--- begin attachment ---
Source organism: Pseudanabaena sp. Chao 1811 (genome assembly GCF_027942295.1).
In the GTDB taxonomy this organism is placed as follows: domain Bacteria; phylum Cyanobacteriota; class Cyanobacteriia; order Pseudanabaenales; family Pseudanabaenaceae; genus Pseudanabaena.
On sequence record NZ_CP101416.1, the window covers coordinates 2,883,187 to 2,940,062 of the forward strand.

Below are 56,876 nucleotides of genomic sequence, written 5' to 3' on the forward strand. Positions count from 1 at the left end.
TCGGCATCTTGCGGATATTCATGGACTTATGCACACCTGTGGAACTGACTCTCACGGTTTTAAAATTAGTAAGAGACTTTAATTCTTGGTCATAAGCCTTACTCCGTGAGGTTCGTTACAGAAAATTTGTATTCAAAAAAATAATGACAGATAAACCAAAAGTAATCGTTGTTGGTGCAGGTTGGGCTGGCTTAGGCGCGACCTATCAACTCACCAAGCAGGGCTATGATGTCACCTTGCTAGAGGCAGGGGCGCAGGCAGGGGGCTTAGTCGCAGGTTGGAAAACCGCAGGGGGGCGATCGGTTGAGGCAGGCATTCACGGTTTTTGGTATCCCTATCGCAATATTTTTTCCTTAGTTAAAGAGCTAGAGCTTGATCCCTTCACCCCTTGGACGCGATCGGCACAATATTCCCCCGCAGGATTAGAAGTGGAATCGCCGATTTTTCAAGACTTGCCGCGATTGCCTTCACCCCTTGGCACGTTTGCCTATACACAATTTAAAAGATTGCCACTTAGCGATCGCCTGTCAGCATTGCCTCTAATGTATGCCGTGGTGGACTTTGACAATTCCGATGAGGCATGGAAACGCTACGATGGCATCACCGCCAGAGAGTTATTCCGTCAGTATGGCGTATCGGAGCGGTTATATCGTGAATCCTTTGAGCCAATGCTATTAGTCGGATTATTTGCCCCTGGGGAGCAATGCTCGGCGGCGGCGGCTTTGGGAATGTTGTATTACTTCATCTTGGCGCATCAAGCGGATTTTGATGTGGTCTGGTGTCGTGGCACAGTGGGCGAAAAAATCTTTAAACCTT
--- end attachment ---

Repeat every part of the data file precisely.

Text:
Source organism: Pseudanabaena sp. Chao 1811 (genome assembly GCF_027942295.1).
In the GTDB taxonomy this organism is placed as follows: domain Bacteria; phylum Cyanobacteriota; class Cyanobacteriia; order Pseudanabaenales; family Pseudanabaenaceae; genus Pseudanabaena.
On sequence record NZ_CP101416.1, the window covers coordinates 2,883,187 to 2,940,062 of the forward strand.

Below are 56,876 nucleotides of genomic sequence, written 5' to 3' on the forward strand. Positions count from 1 at the left end.
TCGGCATCTTGCGGATATTCATGGACTTATGCACACCTGTGGAACTGACTCTCACGGTTTTAAAATTAGTAAGAGACTTTAATTCTTGGTCATAAGCCTTACTCCGTGAGGTTCGTTACAGAAAATTTGTATTCAAAAAAATAATGACAGATAAACCAAAAGTAATCGTTGTTGGTGCAGGTTGGGCTGGCTTAGGCGCGACCTATCAACTCACCAAGCAGGGCTATGATGTCACCTTGCTAGAGGCAGGGGCGCAGGCAGGGGGCTTAGTCGCAGGTTGGAAAACCGCAGGGGGGCGATCGGTTGAGGCAGGCATTCACGGTTTTTGGTATCCCTATCGCAATATTTTTTCCTTAGTTAAAGAGCTAGAGCTTGATCCCTTCACCCCTTGGACGCGATCGGCACAATATTCCCCCGCAGGATTAGAAGTGGAATCGCCGATTTTTCAAGACTTGCCGCGATTGCCTTCACCCCTTGGCACGTTTGCCTATACACAATTTAAAAGATTGCCACTTAGCGATCGCCTGTCAGCATTGCCTCTAATGTATGCCGTGGTGGACTTTGACAATTCCGATGAGGCATGGAAACGCTACGATGGCATCACCGCCAGAGAGTTATTCCGTCAGTATGGCGTATCGGAGCGGTTATATCGTGAATCCTTTGAGCCAATGCTATTAGTCGGATTATTTGCCCCTGGGGAGCAATGCTCGGCGGCGGCGGCTTTGGGAATGTTGTATTACTTCATCTTGGCGCATCAAGCGGATTTTGATGTGGTCTGGTGTCGTGGCACAGTGGGCGAAAAAATCTTTAAACCTT